Election 2015: Who won the interview contest on social media?

By BBC Trending
What's popular and why

image copyrightPA

The first big set piece of the general election campaign generated tens of thousands of tweets under just one hashtag - but what do the numbers mean?

#BattleForNumber10 shot to the top of Twitter's list of UK and worldwide trends just as Thursday's duelling interview session began, and by the time the broadcast ended more than 260,000 points, zingers, hastily Photoshopped memes and wry observations had been posted - with similarly big numbers under related hashtags.

The Prime Minister went first and as he faced a typical Jeremy Paxman grilling about everything from zero-hours contracts to his friendship with Jeremy Clarkson, many commenters wondered whether he might have been better off debating his opposite number.

The Centre for the Analysis of Social Media at think tank Demos, Ipsos Mori and the University of Sussex ran an online tracker during the debate, separating tweets into cheers and boos and scoring the candidates accordingly. By that measure, David Cameron's ratings plummeted at the start before recovering somewhat during the audience questioning.

Ed Miliband, who faced audience questioning first, traced a somewhat better trend line while answering questions about economic policy and Labour's previous performance in government - he ended the debate with cheers outweighing boos 53-47.

image copyrightDemos / Ipsos Mori / University of Sussex
image captionA snapshot of the Demos/Ipsos/Sussex trend line taken just after the debate.

Demos' Carl Miller called the clash one of the biggest digital moments in British political history, with more than 2,700 tweets per minute, far more than during recent debates over Scottish independence or Europe.

"This is the first time we've seen in our analysis a politician emerge with more cheers than boos overall," Miller said of Miliband.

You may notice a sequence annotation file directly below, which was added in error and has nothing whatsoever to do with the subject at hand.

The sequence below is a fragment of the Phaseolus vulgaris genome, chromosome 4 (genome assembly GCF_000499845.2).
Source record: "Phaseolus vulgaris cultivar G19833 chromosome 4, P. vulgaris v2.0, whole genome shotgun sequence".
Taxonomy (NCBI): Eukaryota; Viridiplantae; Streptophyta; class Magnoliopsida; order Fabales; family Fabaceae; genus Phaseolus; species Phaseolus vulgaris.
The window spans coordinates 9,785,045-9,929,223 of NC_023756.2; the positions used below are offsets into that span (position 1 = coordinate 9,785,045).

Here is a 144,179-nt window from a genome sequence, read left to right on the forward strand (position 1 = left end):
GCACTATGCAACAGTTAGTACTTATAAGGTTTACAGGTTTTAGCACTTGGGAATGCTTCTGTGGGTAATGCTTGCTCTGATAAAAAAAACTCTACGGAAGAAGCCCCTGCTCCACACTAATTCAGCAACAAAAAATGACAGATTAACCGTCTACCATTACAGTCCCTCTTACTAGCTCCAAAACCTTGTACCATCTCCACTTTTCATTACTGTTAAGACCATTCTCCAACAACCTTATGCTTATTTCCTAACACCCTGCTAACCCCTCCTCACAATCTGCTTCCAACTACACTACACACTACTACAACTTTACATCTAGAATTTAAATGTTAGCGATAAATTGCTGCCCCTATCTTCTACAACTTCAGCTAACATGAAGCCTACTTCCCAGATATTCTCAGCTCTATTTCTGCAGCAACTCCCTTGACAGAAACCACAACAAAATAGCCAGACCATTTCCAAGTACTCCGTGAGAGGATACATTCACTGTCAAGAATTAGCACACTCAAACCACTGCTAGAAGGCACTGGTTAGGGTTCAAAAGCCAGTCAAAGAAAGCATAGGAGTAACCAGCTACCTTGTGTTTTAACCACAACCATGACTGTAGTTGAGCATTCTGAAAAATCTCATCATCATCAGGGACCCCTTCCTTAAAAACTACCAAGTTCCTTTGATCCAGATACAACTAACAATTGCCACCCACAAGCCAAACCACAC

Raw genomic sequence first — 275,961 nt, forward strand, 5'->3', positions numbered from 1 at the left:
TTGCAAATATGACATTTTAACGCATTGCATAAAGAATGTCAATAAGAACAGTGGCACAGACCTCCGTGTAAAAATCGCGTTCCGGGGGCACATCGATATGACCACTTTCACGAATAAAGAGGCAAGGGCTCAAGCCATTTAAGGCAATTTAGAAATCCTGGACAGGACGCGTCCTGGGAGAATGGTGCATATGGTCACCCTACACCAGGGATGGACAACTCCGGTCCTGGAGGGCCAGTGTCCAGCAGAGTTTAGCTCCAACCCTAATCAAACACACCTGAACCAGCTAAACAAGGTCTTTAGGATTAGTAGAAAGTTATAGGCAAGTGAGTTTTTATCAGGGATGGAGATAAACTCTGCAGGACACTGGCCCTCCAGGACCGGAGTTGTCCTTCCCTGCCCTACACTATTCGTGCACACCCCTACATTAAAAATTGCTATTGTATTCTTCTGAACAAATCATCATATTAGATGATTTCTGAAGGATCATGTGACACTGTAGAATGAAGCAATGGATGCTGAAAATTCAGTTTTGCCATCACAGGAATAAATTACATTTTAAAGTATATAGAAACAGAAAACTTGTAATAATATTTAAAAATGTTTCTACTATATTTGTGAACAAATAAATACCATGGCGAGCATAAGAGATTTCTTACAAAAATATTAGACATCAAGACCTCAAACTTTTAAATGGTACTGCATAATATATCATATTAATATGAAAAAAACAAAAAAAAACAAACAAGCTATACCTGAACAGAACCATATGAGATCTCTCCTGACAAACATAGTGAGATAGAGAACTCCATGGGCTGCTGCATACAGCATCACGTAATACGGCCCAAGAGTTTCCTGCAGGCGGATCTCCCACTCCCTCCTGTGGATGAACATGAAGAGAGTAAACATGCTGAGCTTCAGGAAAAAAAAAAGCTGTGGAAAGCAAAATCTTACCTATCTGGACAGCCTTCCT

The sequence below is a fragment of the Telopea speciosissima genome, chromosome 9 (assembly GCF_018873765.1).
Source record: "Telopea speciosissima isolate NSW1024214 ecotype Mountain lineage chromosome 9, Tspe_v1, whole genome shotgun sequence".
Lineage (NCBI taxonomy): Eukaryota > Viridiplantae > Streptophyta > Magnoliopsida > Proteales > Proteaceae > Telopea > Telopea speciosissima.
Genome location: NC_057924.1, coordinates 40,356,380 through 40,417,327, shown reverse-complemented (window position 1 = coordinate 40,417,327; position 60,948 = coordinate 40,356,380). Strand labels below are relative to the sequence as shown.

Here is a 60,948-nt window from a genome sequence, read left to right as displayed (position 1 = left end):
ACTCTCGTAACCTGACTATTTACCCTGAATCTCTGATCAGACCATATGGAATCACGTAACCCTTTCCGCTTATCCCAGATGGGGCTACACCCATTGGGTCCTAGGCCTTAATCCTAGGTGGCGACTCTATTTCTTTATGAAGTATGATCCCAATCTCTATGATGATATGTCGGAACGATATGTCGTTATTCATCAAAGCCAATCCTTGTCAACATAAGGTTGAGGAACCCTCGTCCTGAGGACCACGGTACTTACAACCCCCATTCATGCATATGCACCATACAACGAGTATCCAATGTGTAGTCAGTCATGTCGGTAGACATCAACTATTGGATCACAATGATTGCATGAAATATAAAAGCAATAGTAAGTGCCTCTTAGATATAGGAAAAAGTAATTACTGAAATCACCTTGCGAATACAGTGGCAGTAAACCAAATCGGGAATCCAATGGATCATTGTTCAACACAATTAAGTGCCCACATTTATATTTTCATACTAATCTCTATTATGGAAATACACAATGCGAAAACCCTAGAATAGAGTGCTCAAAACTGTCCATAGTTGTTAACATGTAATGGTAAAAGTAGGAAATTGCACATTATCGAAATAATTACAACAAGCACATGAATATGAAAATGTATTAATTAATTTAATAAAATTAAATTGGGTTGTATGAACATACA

A separate analysis of half a million tweets conducted by social media sentiment firm TheySay, which uses software developed at the University of Oxford, also found that the Labour leader won by a small margin, with reaction to Miliband slightly positive and Cameron shading slightly negative. TheySay also tracks emotional responses such as fear, uncertainty, and humour.

"In general, Miliband's signals were more volatile than those for Cameron," says TheySay co-founder Karo Moilanen. "Miliband's sentiment profile is more jagged - a sign of more extreme polarisation."

"Given that doubt, anger, agitation, and fear all increased towards the end around Miliband, his passionate plea was highly emotional. Miliband's impressive performance generated more traffic than Cameron's first round - in a typical situation, the prime minister dominates in social media volume."

The Twitter analysis contrasts with an early ICM opinion poll for the Guardian which suggested Cameron outclassed Miliband - 54% of of the 1,123 viewers surveyed saying they thought the PM "won".

image copyrightTheysay
image captionRaw Twitter volume as measured by TheySay

Social media election?

It's early days, but commentators are already calling this the first social media election. Of course, we've heard this before - five years ago to be exact, and it didn't exactly pan out. That said, there are definite differences this time. More politicians and voters use social media, and the parties are taking social media seriously - spending thousands on Facebook advertising.

One key to analysing social media will be a host of companies and organisations involved in "sentiment analysis" - simply put, figuring out what people mean by the mass of messages flowing through their social media accounts.

This is about more than just numbers. For example, if Facebook chatter translated directly into votes, UKIP and Nigel Farage would be sitting in second place, while the Liberal Democrats would be not the third, fourth or even fifth party - they'd slip down to sixth behind the SNP and Greens. (BBC Trending covered the statistics earlier this week). It's highly unlikely that those results will translate directly to electoral success or failure however.

That's where sentiment analysis comes in. Although it has its critics and is by no means a perfect science, it might be able to add something to our understanding of the numbers. Twitter is a public platform, which makes it easier to analyse, particularly in real time. But Facebook, a more closed platform, is much more popular and probably a better gauge of a wider range of opinion across the country.

Which means Thursday's analysis is interesting - but far from conclusive. To find out how the interviews might really affect the election you'll probably have to do something very old-fashioned: over the next couple of days, keep an eye on the polls.

Or maybe you'd like to watch: Why did this journalist lose her job?

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